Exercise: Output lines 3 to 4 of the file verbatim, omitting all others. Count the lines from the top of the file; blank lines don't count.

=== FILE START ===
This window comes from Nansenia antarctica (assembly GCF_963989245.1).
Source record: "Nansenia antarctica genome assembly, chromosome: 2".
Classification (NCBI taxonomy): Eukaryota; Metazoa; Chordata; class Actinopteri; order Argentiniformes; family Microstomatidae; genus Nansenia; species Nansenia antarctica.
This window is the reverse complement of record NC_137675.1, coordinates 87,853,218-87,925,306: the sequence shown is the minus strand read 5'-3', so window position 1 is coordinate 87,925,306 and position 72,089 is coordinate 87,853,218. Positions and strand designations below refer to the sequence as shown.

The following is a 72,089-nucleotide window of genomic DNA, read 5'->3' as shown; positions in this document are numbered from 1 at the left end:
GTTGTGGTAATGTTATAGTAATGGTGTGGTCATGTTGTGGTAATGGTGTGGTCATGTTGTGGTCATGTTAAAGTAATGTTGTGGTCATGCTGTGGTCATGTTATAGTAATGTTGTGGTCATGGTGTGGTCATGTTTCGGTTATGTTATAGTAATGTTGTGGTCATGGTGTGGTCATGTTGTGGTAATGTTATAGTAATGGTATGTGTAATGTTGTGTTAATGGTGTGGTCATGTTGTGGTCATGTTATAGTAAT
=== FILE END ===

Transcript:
Classification (NCBI taxonomy): Eukaryota; Metazoa; Chordata; class Actinopteri; order Argentiniformes; family Microstomatidae; genus Nansenia; species Nansenia antarctica.
This window is the reverse complement of record NC_137675.1, coordinates 87,853,218-87,925,306: the sequence shown is the minus strand read 5'-3', so window position 1 is coordinate 87,925,306 and position 72,089 is coordinate 87,853,218. Positions and strand designations below refer to the sequence as shown.